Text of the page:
Social Security Disability Video Hearings Increase In 2013, Allsup Reports

Allsup explains what to expect with a hearing for SSDI benefits.

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David Bueltemann

David Buelteman - Allsup and SSDI Benefits

“Experienced disability representatives like those at Allsup have an expert understanding of the SSDI process and that includes how to prepare for a video hearing.” – David Bueltemann, Allsup

Belleville, IL (PRWEB) March 14, 2014

More people than ever before attended a video hearing last year while seeking Social Security disability benefits, pointing to the value of having a representative, according to Allsup. The company, based in Belleville, Ill., has helped hundreds of thousands of people qualify for Social Security Disability Insurance (SSDI) benefits.

The number of video hearings increased to 179,308 in fiscal year 2013, more than double the 86,320 video hearings in FY 2009, according to Allsup’s review of data released by the Social Security Administration (SSA) in its Annual Performance Plan for Fiscal Year 2015. This was an increase of nearly 17 percent from 153,592 video hearings the previous year (FY 2012).

“Video hearings are one of the methods Social Security is using to help with the backlog of SSDI claims,” said David Bueltemann, Allsup manager of senior claimant representatives. “Experienced disability representatives like those at Allsup have an expert understanding of the SSDI process and that includes how to prepare for a video hearing.”

SSDI is a federal insurance program that provides monthly income to people under full retirement age (65-67) with a severe disability lasting at least 12 months or a terminal condition.To apply for SSDI benefits, someone must be unable to work. SSDI is funded by FICA payroll taxes paid by workers and their employers.

Individuals typically reach the hearing level after their initial application was denied and, in most states, after the claim was denied a second time during reconsideration.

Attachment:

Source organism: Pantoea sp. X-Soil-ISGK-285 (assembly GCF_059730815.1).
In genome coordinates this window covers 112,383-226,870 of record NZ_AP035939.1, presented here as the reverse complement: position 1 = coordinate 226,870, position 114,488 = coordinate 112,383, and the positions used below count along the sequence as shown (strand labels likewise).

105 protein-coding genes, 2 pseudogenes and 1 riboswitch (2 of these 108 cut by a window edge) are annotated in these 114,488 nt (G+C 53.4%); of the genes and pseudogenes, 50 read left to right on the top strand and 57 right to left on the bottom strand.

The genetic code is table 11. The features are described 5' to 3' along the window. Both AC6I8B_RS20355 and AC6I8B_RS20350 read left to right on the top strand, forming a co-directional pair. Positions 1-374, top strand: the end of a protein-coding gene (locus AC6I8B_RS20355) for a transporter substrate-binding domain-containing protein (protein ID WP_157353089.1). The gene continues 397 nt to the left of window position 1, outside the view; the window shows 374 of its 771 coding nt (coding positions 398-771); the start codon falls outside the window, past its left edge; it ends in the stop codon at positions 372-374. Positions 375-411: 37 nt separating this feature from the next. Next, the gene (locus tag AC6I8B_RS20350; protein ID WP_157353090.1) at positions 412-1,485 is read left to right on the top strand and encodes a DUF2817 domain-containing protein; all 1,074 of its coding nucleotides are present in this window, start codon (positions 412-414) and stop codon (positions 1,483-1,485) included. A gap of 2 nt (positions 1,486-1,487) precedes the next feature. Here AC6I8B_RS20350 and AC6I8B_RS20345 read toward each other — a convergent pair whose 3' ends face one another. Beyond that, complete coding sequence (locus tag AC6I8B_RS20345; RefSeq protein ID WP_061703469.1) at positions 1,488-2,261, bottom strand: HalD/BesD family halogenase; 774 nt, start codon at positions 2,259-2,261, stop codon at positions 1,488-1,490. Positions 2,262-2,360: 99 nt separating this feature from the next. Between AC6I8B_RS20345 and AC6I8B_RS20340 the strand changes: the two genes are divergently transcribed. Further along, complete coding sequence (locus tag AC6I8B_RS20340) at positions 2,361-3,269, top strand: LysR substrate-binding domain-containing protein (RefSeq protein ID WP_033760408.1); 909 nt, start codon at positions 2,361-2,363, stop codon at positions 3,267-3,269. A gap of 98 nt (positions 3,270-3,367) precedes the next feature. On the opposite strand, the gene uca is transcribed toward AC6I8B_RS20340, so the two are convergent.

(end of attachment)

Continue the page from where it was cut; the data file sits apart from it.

Most hearings are still held in person before administrative law judges (ALJs). But Social Security is increasing its ability to perform hearings through video conferencing, including using video at National Hearing Centers. The SSA has five of these centers in Albuquerque, N.M., Baltimore, Chicago, Falls Church, Va., and St. Louis.

Social Security Disability Video Hearing: What To Expect
During a video hearing, the ALJ, claimant and representative interact with each other using videoconferencing equipment. The judge usually remains at his location and connects by video with the claimant at his or her location.

“Video conferencing can be more convenient for the claimant, if he or she lives in a remote area,” Bueltemann said. “And it saves travel time for the judge, who then can have more time to hear and decide cases.”

Consider the following information when preparing for an SSDI hearing.

  •     How should I dress? A hearing is not a time to dress casually. A business suit isn’t required, but jeans, shorts and flip flops aren’t a good idea, even for a video hearing.
  •     What happens when I get there? The process typically is the same for hearings, video or in-person. The judge leads the hearing, and he or she asks questions of the claimant and the representative.
  •     What’s different with a video hearing? It can be important for someone to provide technical support, to make sure the video and sound quality are good, and to ensure the sound recording is working properly. The sound recording is kept for the records.
  •     Who else is there? There also can be vocational experts, medical experts and other witnesses at the hearing to provide testimony.
  •     How does the hearing end? The entire hearing may last about an hour as the ALJ evaluates the information being provided by the person who is seeking SSDI benefits and other testimony. When the judge has all the information he or she needs, the hearing is ended. It’s rare that the judge announces the decision (to award or approve) at the conclusion of the hearing.

Getting Help With Social Security Disability Hearing
About three out of four people (75 percent) who apply for SSDI benefits have a representative when they reach the hearing level. An SSDI representative like Allsup can help provide guidance on what to expect and outline important factors for the judge during the hearing. For example, an SSDI representative can point out critical medical information or new documentation that was not available earlier.

Click here to learn more about filing a Social Security disability appeal. Find more information about the benefits of a representative on http://www.Allsup.com.

For answers to specific questions about eligibility for SSDI benefits, contact an Allsup SSDI specialist for a free evaluation at (800) 678-3276.

ABOUT ALLSUP
Allsup is a nationwide provider of Social Security disability, veterans disability appeal, Medicare and Medicare Secondary Payer compliance services for individuals, employers and insurance carriers. Allsup professionals deliver specialized services supporting people with disabilities and seniors so they may lead lives that are as financially secure and as healthy as possible. Founded in 1984, the company is based in Belleville, Ill., near St. Louis. For more information, go to http://www.Allsup.com or visit Allsup on Facebook at http://www.facebook.com/Allsupinc.

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